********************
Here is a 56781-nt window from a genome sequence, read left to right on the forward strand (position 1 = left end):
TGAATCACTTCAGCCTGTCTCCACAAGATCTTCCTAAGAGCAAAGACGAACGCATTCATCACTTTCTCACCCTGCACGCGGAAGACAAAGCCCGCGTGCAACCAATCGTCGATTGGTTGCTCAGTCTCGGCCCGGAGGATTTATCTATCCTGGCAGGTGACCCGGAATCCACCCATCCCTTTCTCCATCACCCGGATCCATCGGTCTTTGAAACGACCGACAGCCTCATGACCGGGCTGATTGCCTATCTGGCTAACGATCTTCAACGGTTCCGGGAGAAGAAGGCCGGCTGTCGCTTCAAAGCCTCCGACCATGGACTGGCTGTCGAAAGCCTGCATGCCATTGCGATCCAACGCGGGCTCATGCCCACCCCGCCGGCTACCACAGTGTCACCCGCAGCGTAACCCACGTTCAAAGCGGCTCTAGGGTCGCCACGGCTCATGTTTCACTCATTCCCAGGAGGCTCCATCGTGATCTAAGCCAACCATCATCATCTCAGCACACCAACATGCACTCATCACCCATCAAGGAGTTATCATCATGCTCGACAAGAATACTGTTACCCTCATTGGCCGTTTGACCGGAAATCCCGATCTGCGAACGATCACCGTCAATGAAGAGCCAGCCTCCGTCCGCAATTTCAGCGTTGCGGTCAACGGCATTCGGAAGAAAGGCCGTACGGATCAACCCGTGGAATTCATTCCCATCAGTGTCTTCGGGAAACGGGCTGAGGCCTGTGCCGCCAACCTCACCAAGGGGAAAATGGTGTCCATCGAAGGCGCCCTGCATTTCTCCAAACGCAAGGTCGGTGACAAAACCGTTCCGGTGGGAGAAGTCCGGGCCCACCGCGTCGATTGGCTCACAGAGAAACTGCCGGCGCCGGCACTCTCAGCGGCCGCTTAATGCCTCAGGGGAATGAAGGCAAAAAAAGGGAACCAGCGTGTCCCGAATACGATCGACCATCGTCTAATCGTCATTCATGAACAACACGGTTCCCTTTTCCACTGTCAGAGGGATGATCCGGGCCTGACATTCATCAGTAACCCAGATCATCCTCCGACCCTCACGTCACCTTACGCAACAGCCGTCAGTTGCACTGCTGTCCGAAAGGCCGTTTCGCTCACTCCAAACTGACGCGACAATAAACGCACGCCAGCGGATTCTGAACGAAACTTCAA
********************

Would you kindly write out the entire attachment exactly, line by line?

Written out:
Here is a 56781-nt window from a genome sequence, read left to right on the forward strand (position 1 = left end):
TGAATCACTTCAGCCTGTCTCCACAAGATCTTCCTAAGAGCAAAGACGAACGCATTCATCACTTTCTCACCCTGCACGCGGAAGACAAAGCCCGCGTGCAACCAATCGTCGATTGGTTGCTCAGTCTCGGCCCGGAGGATTTATCTATCCTGGCAGGTGACCCGGAATCCACCCATCCCTTTCTCCATCACCCGGATCCATCGGTCTTTGAAACGACCGACAGCCTCATGACCGGGCTGATTGCCTATCTGGCTAACGATCTTCAACGGTTCCGGGAGAAGAAGGCCGGCTGTCGCTTCAAAGCCTCCGACCATGGACTGGCTGTCGAAAGCCTGCATGCCATTGCGATCCAACGCGGGCTCATGCCCACCCCGCCGGCTACCACAGTGTCACCCGCAGCGTAACCCACGTTCAAAGCGGCTCTAGGGTCGCCACGGCTCATGTTTCACTCATTCCCAGGAGGCTCCATCGTGATCTAAGCCAACCATCATCATCTCAGCACACCAACATGCACTCATCACCCATCAAGGAGTTATCATCATGCTCGACAAGAATACTGTTACCCTCATTGGCCGTTTGACCGGAAATCCCGATCTGCGAACGATCACCGTCAATGAAGAGCCAGCCTCCGTCCGCAATTTCAGCGTTGCGGTCAACGGCATTCGGAAGAAAGGCCGTACGGATCAACCCGTGGAATTCATTCCCATCAGTGTCTTCGGGAAACGGGCTGAGGCCTGTGCCGCCAACCTCACCAAGGGGAAAATGGTGTCCATCGAAGGCGCCCTGCATTTCTCCAAACGCAAGGTCGGTGACAAAACCGTTCCGGTGGGAGAAGTCCGGGCCCACCGCGTCGATTGGCTCACAGAGAAACTGCCGGCGCCGGCACTCTCAGCGGCCGCTTAATGCCTCAGGGGAATGAAGGCAAAAAAAGGGAACCAGCGTGTCCCGAATACGATCGACCATCGTCTAATCGTCATTCATGAACAACACGGTTCCCTTTTCCACTGTCAGAGGGATGATCCGGGCCTGACATTCATCAGTAACCCAGATCATCCTCCGACCCTCACGTCACCTTACGCAACAGCCGTCAGTTGCACTGCTGTCCGAAAGGCCGTTTCGCTCACTCCAAACTGACGCGACAATAAACGCACGCCAGCGGATTCTGAACGAAACTTCAA